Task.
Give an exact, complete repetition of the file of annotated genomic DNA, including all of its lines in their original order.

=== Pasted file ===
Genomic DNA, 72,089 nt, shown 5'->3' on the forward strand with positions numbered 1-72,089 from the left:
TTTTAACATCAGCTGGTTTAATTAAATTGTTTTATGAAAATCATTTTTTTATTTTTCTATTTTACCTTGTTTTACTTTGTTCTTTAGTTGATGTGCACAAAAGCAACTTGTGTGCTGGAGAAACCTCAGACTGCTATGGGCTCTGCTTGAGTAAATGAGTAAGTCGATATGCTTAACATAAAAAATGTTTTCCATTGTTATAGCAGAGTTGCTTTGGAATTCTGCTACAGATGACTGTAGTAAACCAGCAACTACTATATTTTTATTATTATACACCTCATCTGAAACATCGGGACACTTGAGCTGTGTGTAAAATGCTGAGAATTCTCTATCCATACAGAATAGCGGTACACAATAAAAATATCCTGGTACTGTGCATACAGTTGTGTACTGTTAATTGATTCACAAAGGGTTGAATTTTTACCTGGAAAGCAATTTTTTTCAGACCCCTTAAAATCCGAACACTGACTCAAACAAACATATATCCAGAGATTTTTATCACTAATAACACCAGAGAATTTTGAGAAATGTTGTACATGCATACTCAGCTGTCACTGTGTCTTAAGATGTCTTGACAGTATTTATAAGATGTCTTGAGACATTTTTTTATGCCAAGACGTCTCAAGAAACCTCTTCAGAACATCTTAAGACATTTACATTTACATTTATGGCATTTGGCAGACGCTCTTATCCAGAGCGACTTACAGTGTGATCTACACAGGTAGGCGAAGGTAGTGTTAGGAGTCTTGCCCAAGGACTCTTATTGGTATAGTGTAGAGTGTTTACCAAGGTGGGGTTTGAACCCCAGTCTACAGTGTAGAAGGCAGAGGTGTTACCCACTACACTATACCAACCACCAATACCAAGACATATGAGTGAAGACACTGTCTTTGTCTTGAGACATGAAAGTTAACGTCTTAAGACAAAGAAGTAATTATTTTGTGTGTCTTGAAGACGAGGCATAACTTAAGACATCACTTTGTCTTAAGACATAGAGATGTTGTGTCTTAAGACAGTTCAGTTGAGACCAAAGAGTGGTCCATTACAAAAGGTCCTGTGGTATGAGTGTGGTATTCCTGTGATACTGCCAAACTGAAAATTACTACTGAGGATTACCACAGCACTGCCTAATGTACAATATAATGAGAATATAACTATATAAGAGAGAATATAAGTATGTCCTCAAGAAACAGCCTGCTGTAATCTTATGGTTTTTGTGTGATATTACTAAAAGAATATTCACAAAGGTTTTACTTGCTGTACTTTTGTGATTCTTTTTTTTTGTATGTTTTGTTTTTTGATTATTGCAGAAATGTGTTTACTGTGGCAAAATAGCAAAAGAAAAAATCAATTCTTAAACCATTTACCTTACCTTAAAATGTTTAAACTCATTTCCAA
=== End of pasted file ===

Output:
Genomic DNA, 72,089 nt, shown 5'->3' on the forward strand with positions numbered 1-72,089 from the left:
TTTTAACATCAGCTGGTTTAATTAAATTGTTTTATGAAAATCATTTTTTTATTTTTCTATTTTACCTTGTTTTACTTTGTTCTTTAGTTGATGTGCACAAAAGCAACTTGTGTGCTGGAGAAACCTCAGACTGCTATGGGCTCTGCTTGAGTAAATGAGTAAGTCGATATGCTTAACATAAAAAATGTTTTCCATTGTTATAGCAGAGTTGCTTTGGAATTCTGCTACAGATGACTGTAGTAAACCAGCAACTACTATATTTTTATTATTATACACCTCATCTGAAACATCGGGACACTTGAGCTGTGTGTAAAATGCTGAGAATTCTCTATCCATACAGAATAGCGGTACACAATAAAAATATCCTGGTACTGTGCATACAGTTGTGTACTGTTAATTGATTCACAAAGGGTTGAATTTTTACCTGGAAAGCAATTTTTTTCAGACCCCTTAAAATCCGAACACTGACTCAAACAAACATATATCCAGAGATTTTTATCACTAATAACACCAGAGAATTTTGAGAAATGTTGTACATGCATACTCAGCTGTCACTGTGTCTTAAGATGTCTTGACAGTATTTATAAGATGTCTTGAGACATTTTTTTATGCCAAGACGTCTCAAGAAACCTCTTCAGAACATCTTAAGACATTTACATTTACATTTATGGCATTTGGCAGACGCTCTTATCCAGAGCGACTTACAGTGTGATCTACACAGGTAGGCGAAGGTAGTGTTAGGAGTCTTGCCCAAGGACTCTTATTGGTATAGTGTAGAGTGTTTACCAAGGTGGGGTTTGAACCCCAGTCTACAGTGTAGAAGGCAGAGGTGTTACCCACTACACTATACCAACCACCAATACCAAGACATATGAGTGAAGACACTGTCTTTGTCTTGAGACATGAAAGTTAACGTCTTAAGACAAAGAAGTAATTATTTTGTGTGTCTTGAAGACGAGGCATAACTTAAGACATCACTTTGTCTTAAGACATAGAGATGTTGTGTCTTAAGACAGTTCAGTTGAGACCAAAGAGTGGTCCATTACAAAAGGTCCTGTGGTATGAGTGTGGTATTCCTGTGATACTGCCAAACTGAAAATTACTACTGAGGATTACCACAGCACTGCCTAATGTACAATATAATGAGAATATAACTATATAAGAGAGAATATAAGTATGTCCTCAAGAAACAGCCTGCTGTAATCTTATGGTTTTTGTGTGATATTACTAAAAGAATATTCACAAAGGTTTTACTTGCTGTACTTTTGTGATTCTTTTTTTTTGTATGTTTTGTTTTTTGATTATTGCAGAAATGTGTTTACTGTGGCAAAATAGCAAAAGAAAAAATCAATTCTTAAACCATTTACCTTACCTTAAAATGTTTAAACTCATTTCCAA